Latent Structure of Multi-level Assessments and Predictors of Outcomes for Women in Recovery
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|ClinicalTrials.gov Identifier: NCT02601495|
Recruitment Status : Active, not recruiting
First Posted : November 10, 2015
Last Update Posted : December 17, 2020
|Condition or disease||Intervention/treatment|
|Depression Anxiety Eating Disorders Drug Use Disorders Stress Disorders, Post-Traumatic||Behavioral: Women in a court diversion program|
Neuroscience has made tremendous progress in understanding the basic neural circuitry that underlies important processes such as attention, memory, and basic emotion processing. Yet, little progress has been made to utilize these insights to apply them to psychiatric populations in order to make clinically meaningful predictions. The connection between psychiatric disorders and their underlying neurobiology has been difficult to establish. The overarching theme of this study is to determine how biological and objective behavioral measures can contribute to improving assessment and treatment of women who attend a court diversion program (Women in Recovery [WIR]) that includes treatment for mental health symptoms. The investigators will use the National Institute of Mental Health (NIMH) Research Domain Criteria (RDoC) framework as a heuristic approach that integrates neuroscience and psychopathology to study the positive and negative valence systems, cognition and arousal/interoception domains. Within this framework the investigators will study a group of treatment seeking individuals with mental health conditions to determine how dysfunctions of affect, substance use, and eating behavior organize across different levels and whether these latent factors can be used to generate clinically useful prediction.
Using self-report, behavior, physiology, neural circuit, cell, molecule, and gene unit of analysis measures, the investigators propose to enroll 1000 individuals from four different cohorts over 5 years: (1) anxiety and/or depression; (2) eating problems; (3) substance use problems; and (4) healthy controls. Each individual will undergo a multi-level assessment that consists of (a) a standardized diagnostic assessment, (b) self-report questionnaires, (c) behavioral tasks, (d) physiological measurements, (e) structural and functional magnetic resonance imaging (fMRI) and EEG, (f) biomarker and microbiome assessments, (g) blood to derive induced pluripotent stem cells, (h) and genetic and epigenetic assessments. These individuals will be followed up for one year and will be re-assessed using a multi-domain assessment of functioning, which will include: (a) symptom severity and duration, (b) subjective well-being, (c) psychosocial function, (c) occupational function, (d) physical health, (e) utilization of mental health resources (treatment), and (f) compliance with treatment.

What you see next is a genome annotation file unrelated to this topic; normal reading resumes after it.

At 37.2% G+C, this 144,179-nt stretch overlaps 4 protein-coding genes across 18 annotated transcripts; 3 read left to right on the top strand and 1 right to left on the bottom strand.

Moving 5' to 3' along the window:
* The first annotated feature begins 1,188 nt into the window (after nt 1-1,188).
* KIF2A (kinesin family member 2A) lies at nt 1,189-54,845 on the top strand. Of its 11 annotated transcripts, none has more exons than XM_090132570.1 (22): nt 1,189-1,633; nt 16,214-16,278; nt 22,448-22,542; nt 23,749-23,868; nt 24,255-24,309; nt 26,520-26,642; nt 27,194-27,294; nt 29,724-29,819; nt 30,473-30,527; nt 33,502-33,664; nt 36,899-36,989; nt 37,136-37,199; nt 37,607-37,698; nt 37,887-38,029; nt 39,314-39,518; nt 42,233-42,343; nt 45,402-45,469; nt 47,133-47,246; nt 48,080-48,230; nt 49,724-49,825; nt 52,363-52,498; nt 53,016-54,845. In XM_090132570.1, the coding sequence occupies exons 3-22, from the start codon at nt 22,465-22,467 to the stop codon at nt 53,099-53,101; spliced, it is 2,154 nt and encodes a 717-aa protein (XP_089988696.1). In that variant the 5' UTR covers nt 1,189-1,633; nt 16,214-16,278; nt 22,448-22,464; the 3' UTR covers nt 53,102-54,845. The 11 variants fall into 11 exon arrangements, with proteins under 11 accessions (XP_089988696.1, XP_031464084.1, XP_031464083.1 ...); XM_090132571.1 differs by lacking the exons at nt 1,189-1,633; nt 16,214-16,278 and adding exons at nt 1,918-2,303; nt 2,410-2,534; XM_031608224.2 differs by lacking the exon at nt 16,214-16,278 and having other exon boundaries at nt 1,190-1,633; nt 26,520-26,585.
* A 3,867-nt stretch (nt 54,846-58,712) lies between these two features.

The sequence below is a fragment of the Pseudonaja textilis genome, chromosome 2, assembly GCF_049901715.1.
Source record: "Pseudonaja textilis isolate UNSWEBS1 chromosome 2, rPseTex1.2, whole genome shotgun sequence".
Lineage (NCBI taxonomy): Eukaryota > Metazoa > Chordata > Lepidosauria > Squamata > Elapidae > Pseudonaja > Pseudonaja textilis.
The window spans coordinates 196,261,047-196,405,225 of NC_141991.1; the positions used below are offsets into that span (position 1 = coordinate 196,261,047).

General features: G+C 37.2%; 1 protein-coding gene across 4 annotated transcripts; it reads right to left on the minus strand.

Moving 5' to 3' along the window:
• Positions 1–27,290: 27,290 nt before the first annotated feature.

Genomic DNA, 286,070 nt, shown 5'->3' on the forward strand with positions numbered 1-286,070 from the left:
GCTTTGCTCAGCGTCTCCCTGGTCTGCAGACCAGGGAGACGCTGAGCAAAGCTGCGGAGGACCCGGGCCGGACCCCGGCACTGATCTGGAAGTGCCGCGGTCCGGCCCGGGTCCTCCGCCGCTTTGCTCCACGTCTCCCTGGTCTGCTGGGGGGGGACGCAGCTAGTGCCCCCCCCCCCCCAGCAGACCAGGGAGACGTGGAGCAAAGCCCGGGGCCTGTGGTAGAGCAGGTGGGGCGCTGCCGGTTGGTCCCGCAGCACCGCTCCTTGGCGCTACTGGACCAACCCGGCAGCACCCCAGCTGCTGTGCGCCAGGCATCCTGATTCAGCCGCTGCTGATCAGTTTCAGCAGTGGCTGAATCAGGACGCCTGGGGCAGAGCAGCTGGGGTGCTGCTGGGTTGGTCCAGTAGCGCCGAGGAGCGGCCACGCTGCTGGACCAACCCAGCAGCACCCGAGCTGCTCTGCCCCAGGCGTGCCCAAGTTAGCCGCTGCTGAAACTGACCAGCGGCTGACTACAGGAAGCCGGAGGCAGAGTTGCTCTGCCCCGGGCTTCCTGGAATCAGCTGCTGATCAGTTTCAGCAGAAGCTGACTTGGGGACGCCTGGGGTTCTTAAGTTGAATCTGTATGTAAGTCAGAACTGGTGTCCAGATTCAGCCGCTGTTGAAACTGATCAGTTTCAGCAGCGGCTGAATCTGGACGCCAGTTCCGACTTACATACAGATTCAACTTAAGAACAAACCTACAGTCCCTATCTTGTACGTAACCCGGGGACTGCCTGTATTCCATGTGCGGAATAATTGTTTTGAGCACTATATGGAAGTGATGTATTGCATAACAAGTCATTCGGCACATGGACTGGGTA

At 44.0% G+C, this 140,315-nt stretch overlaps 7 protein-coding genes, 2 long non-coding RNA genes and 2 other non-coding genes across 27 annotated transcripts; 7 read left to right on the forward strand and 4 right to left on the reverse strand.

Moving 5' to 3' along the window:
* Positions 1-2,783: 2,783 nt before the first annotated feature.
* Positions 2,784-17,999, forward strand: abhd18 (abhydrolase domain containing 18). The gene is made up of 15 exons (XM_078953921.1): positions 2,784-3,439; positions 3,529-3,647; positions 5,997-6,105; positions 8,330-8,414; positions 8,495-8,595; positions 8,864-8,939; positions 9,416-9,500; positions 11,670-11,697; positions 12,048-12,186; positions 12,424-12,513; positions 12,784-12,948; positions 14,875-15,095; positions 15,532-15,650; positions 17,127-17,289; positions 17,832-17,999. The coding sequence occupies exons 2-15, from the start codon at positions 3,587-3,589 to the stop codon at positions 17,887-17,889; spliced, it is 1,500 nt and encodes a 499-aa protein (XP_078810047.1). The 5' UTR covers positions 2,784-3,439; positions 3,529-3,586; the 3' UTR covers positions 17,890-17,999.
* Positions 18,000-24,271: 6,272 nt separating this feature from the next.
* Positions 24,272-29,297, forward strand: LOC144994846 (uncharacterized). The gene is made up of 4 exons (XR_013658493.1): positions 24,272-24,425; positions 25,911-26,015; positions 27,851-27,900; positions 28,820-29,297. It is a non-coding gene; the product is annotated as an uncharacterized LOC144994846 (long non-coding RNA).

|Study Type :||Observational|
|Estimated Enrollment :||100 participants|
|Official Title:||Latent Structure of Multi-level Assessments and Predictors of Outcomes for Women in Recovery|
|Actual Study Start Date :||November 2015|
|Actual Primary Completion Date :||January 2020|
|Estimated Study Completion Date :||November 2028|
Women in a court diversion program
Women enrolled in the court diversion program in Tulsa, Oklahoma called Women in Recovery who report symptoms related to anxiety or depressive symptoms (Patient Health Questionnaire score ≥ 10 and/or Overall Anxiety Severity and Impairment Scale ≥ 8), problematic eating behavior(Eating Disorder Screen score ≥ 2), problems related to substance use (Drug Abuse Screening Test score > 2), or post traumatic stress disorder symptoms (PTSD Checklist score ≥ 30).
Behavioral: Women in a court diversion program
Women in Recovery (WIR) is an intensive outpatient alternative for eligible women facing long prison sentences for non-violent, drug-related offenses in Oklahoma.
- Change from Baseline in Clinical Diagnosis [ Time Frame: Baseline to 1 year ]Test the predictive effects of endophenotypes (genetic, imaging and behavioral factors) on clinical diagnosis at baseline compared to one year later using the Mini International Psychiatric Interview in patients and healthy controls
Biospecimen Retention: Samples With DNA
To learn more about this study, you or your doctor may contact the study research staff using the contact information provided by the sponsor.
Please refer to this study by its ClinicalTrials.gov identifier (NCT number): NCT02601495
|Principal Investigator:||Martin P. Paulus, M.D.||Laureate Institute for Brain Research|